Strength Training for Runners

I’m not always the most decisive when it comes to making certain decisions. For instance, it’s not uncommon for me to sit down to watch a movie on Netflix and spend so much time agonizing over which movie to watch – scrolling through the options, looking up reviews online, reading plot summaries – that I run out of time and end up watching a TV show instead. Decision paralysis has been studied, and as it turns out I’m not alone. Being presented with many choices, while seemingly appealing, actually makes people less likely to reach any decision at all. When it comes to strength training for runners it’s easy to be overwhelmed by information online. People paralyzed by the lack of clear direction often end up settling on doing nothing instead.

When we work with the On ZAP Endurance team and our adult running campers in the weight room we break down the purpose of the exercises and break down the movements so they have a better understanding of how to perform their core and strength exercises. Having a more thorough understanding of the primary movements involved in runner specific core and strength training allows you to better perform and evaluate the sensibility of an exercise routine. When it comes to runner specific strength training the primary focus should be on the stabilization and strengthening of the hips. There are other areas that may have specific relevance on an individual basis, but a focus on hip stability will make you a better, healthier runner.

When people think about strength training for runners the first thing that pops to mind is abdominal strength. This is important, but not in the way you may necessarily think. Strong abdominal muscles do help stabilize your trunk and aid in rotation. But the specific abdominal muscle we want to strengthen is one most people have never heard of. The transversus abdominis is the deepest of your abdominal muscles and wraps around your torso to stabilize your spine.

Andrew performing strength training for runners with this plank.

Transversus Abdominis

Learning how to activate this muscle while you are doing any core exercise is the most important part of improving hip and spinal stability. Stabilization of the spine is important for efficient communication between the nervous system and your extremities. If spinal stability is compromised your nervous system has a harder time communicating to your larger stabilizing muscles – sort of like a kink in a garden hose. As a result, running efficiency will suffer leading to slower times and increased risk of injury.

In order to activate your transversus abdominis, Jay Dicharry, author of Anatomy for Runners and Running Rewired, suggests mimicking the abdominal activation of coughing. When you do you’ll notice your belly button pull in toward your spine. This activation stabilizes the spine and is an ideal position to start any core or strength exercise.

Another way to think about it is to brace your core as if someone is about to punch you in the stomach. Before starting any strength exercise engage this muscle throughout the exercise. This helps avoid a lot of postural mistakes and ensures the exercises you are doing will improve your running.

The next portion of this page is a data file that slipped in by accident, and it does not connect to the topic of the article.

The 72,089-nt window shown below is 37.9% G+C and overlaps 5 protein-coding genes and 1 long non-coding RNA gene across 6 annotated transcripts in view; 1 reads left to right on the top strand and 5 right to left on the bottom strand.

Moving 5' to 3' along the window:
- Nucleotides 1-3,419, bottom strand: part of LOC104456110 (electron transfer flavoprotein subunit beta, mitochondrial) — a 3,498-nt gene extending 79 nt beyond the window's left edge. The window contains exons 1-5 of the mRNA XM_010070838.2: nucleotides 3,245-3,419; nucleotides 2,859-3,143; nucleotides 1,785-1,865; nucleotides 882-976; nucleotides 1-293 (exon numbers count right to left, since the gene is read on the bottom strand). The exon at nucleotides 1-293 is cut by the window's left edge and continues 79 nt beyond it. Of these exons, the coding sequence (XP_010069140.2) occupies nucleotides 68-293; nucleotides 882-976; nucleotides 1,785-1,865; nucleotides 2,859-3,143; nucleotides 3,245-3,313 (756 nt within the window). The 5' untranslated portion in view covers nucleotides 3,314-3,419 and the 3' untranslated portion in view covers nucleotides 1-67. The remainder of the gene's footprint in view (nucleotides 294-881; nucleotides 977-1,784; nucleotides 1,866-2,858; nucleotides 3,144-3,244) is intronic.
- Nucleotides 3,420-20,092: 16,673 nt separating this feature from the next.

Anterior Pelvic Tilt

One thing you’ll notice is that keeping the transversus abdominis engaged results in far less anterior rotation in your hips. In other words, the hips remain more level from the front to the back. Anterior pelvic tilt is a relatively common problem where the front of the hips tip forward.

It can be the result of both tight hip flexors as well as a lack of spinal and pelvic stabilization. Quite often it is a combination of the two. Anterior pelvic tilt causes your lower back to overextend, often leading to low back tightness. This is a sign you are lacking spinal stability.

When this happens your body has a hard time activating your larger stabilizing and propulsion muscles. The most common victims are your gluteal muscles. If you’ve been to see a physical therapist for a running injury you’ve probably been told your glutes are weak. This is a very common problem, and can often be traced back to lack of spinal stability.

Hip Stability

A strength training program for runners should include abdominal exercises. However, it must also include exercises that activate and strengthen the hip stabilizers as well. The primary hip stabilizers are your gluteus medius and maximus. They are responsible for stabilizing the hip joint upon impact during running. If your glutes aren’t functioning properly you’ll notice your hips dipping or your knees collapsing inward on impact.

The lack of stabilization in the hip joint leads a whole host of other problems as the rest of the body compensates in an attempt to provide that stabilization. Hip stability and deep core activation is not the end-all-be-all of strength training for runners, but it is the best place to start. And these principles are the most important components to staying healthy and moving efficiently.

Once you are stable in the spine and hips you can move on to more performance oriented strength training such as weight training and plyometrics. However, until you master the basics those advanced exercises will only strengthen dysfunctional movement patterns.

Don’t let information overload prevent you from implementing a strength training routine. Let the simple principles of activating your deep abdominals and maintaining spinal and pelvic stability be your guiding light. Importantly, a good exercise done poorly is a poor exercise. There are an endless number of exercises that can improve your running (check out our YouTube page to get you started). But above all else, focus on the principles and get started!